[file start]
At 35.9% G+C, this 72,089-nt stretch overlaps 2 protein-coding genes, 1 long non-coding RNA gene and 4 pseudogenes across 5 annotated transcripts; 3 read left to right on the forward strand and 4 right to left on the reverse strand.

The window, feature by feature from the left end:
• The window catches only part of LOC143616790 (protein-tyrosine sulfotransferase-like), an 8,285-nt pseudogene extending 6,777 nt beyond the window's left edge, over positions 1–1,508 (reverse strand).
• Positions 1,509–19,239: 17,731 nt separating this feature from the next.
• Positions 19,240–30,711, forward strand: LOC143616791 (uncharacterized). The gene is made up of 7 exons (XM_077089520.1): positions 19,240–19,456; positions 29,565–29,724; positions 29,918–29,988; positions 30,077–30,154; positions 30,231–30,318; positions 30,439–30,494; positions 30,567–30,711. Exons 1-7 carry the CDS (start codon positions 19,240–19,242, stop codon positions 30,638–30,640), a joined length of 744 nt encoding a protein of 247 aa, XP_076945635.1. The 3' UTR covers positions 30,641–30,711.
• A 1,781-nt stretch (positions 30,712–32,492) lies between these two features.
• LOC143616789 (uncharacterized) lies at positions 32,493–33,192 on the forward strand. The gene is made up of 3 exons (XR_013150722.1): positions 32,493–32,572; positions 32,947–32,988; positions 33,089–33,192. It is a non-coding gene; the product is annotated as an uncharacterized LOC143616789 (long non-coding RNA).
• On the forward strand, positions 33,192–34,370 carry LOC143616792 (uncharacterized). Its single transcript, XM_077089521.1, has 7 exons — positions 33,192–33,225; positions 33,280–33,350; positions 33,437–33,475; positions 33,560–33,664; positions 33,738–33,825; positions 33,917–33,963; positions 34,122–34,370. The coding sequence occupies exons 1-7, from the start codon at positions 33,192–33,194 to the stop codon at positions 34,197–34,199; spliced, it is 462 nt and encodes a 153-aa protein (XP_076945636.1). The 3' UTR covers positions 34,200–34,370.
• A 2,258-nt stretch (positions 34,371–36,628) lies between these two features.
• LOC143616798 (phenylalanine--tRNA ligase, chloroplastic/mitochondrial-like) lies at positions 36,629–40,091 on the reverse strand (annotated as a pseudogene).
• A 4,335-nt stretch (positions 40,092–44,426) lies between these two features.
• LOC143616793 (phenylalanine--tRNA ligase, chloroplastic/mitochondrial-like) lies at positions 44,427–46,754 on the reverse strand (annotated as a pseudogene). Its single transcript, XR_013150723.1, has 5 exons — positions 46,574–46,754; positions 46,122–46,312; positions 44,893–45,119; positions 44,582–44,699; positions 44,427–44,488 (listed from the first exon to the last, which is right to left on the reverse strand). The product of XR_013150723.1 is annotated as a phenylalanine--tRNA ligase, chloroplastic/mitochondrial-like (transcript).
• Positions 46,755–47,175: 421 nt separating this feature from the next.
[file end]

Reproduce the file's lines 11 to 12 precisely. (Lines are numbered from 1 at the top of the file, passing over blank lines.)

• A 4,335-nt stretch (positions 40,092–44,426) lies between these two features.
• LOC143616793 (phenylalanine--tRNA ligase, chloroplastic/mitochondrial-like) lies at positions 44,427–46,754 on the reverse strand (annotated as a pseudogene). Its single transcript, XR_013150723.1, has 5 exons — positions 46,574–46,754; positions 46,122–46,312; positions 44,893–45,119; positions 44,582–44,699; positions 44,427–44,488 (listed from the first exon to the last, which is right to left on the reverse strand). The product of XR_013150723.1 is annotated as a phenylalanine--tRNA ligase, chloroplastic/mitochondrial-like (transcript).